Listen to the text
Yotam Ottolenghi is not as famous around the globe as his colleagues, Jamie Oliver or Gordon Ramsay. But in the UK, he is a real culinary star. Ottolenghi has a small empire of seven restaurants and delicatessens (also known as “delis”) in London. He is an author of nine bestselling cookbooks, and has been writing a weekly food column in the Guardian since 2006.
His path to the culinary world was very unusual. Yotam was born in 1968 in Jerusalem. He has always enjoyed cooking (and eating — even more so), but didn't think of it as a career. Ottolenghi completed a degree in comparative literature at Tel Aviv University and successfully defended his thesis in philosophy. But then, he realised that his scientific work will only be read by his professors. This was a turning point. The reaction of many people eating his cooking made him happier.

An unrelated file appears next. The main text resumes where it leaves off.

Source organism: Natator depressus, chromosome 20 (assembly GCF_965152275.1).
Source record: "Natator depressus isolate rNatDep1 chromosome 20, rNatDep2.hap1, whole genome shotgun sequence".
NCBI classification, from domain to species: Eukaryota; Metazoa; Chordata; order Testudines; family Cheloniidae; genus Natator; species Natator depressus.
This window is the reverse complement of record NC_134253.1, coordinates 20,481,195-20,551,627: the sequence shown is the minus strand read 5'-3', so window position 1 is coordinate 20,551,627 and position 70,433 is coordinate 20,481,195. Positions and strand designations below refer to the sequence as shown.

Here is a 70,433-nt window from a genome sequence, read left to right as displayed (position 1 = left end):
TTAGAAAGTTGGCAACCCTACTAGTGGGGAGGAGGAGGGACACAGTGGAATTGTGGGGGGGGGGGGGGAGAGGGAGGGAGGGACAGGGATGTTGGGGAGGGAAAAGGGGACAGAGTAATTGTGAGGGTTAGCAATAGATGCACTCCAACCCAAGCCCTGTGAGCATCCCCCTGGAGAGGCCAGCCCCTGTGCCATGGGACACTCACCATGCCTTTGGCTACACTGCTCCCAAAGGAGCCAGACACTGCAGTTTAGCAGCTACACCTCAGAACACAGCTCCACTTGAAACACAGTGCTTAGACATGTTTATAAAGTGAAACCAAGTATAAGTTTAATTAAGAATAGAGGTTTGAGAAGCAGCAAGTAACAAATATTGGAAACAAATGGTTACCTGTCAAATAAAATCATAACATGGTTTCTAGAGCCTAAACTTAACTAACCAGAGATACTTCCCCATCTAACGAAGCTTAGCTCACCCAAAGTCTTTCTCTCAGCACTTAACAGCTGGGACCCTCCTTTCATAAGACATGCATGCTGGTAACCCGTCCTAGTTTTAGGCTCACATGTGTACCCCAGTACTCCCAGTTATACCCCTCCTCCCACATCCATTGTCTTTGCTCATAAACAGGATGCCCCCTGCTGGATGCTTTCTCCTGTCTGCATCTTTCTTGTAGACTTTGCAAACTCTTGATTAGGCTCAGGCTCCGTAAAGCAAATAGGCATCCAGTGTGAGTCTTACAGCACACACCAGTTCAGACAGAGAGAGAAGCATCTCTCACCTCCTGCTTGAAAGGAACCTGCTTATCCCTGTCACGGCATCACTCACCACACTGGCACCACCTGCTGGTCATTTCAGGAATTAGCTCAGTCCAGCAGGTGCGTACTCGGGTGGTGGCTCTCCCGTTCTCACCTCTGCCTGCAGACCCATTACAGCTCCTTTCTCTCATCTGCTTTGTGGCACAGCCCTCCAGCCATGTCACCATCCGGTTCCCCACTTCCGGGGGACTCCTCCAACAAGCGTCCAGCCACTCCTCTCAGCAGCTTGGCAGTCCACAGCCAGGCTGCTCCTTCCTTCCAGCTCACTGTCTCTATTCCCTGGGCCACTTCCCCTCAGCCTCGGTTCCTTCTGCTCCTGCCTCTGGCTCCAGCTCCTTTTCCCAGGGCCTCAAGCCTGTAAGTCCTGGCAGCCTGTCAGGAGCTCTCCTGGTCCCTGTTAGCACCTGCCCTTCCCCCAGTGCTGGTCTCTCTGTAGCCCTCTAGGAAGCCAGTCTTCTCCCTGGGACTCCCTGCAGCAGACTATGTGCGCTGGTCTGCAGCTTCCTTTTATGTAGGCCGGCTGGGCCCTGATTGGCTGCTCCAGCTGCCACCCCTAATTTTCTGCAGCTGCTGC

At 29, Ottolenghi decided to change his life. He moved to London to study at a culinary school and work in the kitchens. But the traditional English food did not excite him. He preferred the colourful Middle Eastern cuisine of his childhood.
Soon after, Ottolenghi met Sami Tamimi — another immigrant, who was also born in Jerusalem, but in a Palestinian family. In 2002, the two friends opened their first deli named Ottolenghi in Notting Hill. It was an overnight success. Brits fell in love with colours, textures and tastes of the Middle East. In 2014, the London Evening Standard noted that Ottolenghi had “radically rewritten the way Londoners cook and eat”.